At the start of this year, when the U.S. economy seemed to be circling the drain and “green shoots” meant grass growing in the streets, everybody agreed it was essential to deal with the real estate crisis. To help people stay in their homes, the Obama administration –partly at the insistence of Oregon Sen. Jeff Merkley –pledged $75 billion for mortgage modification.
A few months later, at the other end of the pipeline, Chris Angelus, a Lake Oswego advertising agency owner caught in an industry-wide slump, began inquiring about a temporary adjustment in his mortgage payments.
“I was shipped all around Wells Fargo,” says Angelus. “Not only did no one know what the other people were doing, but I could call the same department 10 minutes later and be told that what I was just told was not the case.”
Finally, after several months, he received a proposal from the bank: He could hold his payments for September, October and November –and then make four months’ payments on Dec. 1.
“We are concerned when our customers are experiencing a financial hardship which is beyond their control,” the bank wrote warmly, “and are here to assist you through this difficult period.”
Angelus called Wells Fargo back with a simple question: How was this deal supposed to help him?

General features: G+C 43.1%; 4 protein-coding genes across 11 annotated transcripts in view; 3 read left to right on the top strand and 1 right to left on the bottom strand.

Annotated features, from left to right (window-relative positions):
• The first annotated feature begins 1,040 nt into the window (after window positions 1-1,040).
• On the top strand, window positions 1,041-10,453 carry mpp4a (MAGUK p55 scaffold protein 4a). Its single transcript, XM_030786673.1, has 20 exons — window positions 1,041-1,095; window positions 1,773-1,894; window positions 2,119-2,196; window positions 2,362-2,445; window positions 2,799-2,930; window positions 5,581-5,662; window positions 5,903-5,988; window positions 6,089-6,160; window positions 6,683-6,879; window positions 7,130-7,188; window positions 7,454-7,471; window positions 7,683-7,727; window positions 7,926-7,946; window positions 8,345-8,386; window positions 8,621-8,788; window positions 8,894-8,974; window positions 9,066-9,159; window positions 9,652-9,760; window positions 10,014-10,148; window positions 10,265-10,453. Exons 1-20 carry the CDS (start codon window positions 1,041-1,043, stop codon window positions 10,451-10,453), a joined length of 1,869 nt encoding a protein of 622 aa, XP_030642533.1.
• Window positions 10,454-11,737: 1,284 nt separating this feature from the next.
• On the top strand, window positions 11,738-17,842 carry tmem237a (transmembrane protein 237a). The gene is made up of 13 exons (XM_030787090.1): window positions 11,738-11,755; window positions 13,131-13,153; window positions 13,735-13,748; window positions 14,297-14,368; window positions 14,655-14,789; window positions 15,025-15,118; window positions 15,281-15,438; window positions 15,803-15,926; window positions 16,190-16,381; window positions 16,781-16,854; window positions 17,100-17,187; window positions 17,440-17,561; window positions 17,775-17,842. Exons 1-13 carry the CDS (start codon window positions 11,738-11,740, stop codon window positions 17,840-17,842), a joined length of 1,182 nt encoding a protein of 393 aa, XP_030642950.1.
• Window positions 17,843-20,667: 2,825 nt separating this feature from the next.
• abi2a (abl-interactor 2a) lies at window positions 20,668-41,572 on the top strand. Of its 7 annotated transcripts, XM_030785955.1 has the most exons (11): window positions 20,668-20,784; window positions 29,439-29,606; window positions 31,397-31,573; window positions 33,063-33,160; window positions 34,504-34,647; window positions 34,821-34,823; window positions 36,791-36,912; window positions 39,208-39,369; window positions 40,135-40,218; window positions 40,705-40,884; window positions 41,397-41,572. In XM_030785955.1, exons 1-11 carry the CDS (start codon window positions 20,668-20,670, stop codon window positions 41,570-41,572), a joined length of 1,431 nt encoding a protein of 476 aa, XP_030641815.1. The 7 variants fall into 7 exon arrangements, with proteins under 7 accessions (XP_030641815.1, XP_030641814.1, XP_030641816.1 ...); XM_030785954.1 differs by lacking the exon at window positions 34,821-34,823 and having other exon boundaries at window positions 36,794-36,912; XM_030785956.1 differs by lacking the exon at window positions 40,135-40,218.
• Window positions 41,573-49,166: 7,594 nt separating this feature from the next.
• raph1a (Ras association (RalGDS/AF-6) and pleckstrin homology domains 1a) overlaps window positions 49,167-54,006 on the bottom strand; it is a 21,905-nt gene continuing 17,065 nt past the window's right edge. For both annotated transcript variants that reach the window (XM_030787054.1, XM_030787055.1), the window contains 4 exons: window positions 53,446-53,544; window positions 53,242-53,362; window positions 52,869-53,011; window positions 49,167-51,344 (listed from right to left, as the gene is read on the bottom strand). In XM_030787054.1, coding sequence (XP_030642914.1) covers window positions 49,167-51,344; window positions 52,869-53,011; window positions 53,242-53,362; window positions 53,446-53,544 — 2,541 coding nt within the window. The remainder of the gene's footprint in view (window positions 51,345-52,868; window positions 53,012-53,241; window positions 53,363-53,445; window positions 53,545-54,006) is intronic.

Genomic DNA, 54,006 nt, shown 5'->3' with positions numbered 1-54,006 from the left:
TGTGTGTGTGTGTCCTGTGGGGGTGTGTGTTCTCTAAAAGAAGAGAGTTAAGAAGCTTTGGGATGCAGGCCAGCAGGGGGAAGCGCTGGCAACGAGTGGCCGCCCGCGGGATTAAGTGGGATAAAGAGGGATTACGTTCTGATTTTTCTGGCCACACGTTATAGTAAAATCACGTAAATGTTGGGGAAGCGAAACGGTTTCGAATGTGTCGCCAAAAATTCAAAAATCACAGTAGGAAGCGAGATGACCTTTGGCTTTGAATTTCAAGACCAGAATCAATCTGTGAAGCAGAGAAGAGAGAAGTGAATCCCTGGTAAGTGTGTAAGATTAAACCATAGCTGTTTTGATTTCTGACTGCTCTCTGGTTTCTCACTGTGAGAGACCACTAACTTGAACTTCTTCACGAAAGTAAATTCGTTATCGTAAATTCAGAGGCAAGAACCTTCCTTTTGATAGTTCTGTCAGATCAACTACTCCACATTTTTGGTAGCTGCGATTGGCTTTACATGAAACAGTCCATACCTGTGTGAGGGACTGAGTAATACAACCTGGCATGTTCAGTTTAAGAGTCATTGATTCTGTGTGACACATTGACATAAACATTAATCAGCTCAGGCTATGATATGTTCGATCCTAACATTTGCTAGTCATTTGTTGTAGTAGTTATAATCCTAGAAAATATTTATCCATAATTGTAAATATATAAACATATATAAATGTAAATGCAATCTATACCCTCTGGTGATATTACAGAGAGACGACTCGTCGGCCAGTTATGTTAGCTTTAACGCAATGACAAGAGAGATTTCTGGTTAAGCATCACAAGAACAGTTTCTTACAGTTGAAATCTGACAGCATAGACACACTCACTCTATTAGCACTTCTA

So far, the Hope for Homeowners program, launched during the Bush administration, adjusted a total of 50 homeowner loans –with a grand total of one making it through Federal Housing Authority insurance. Two programs set up during the Obama administration have reworked 420,000 loans –still dramatically less than the number of foreclosure filings.
As Merkley complained at a banking committee hearing in July, callers to his office are “complaining that every couple weeks they get a different version of the rules and the citizens can’t get through to folks who can make the modifications, and we just don’t seem to be applying the same levers of government to move quickly for our families that we have moved on with our major financial institutions.”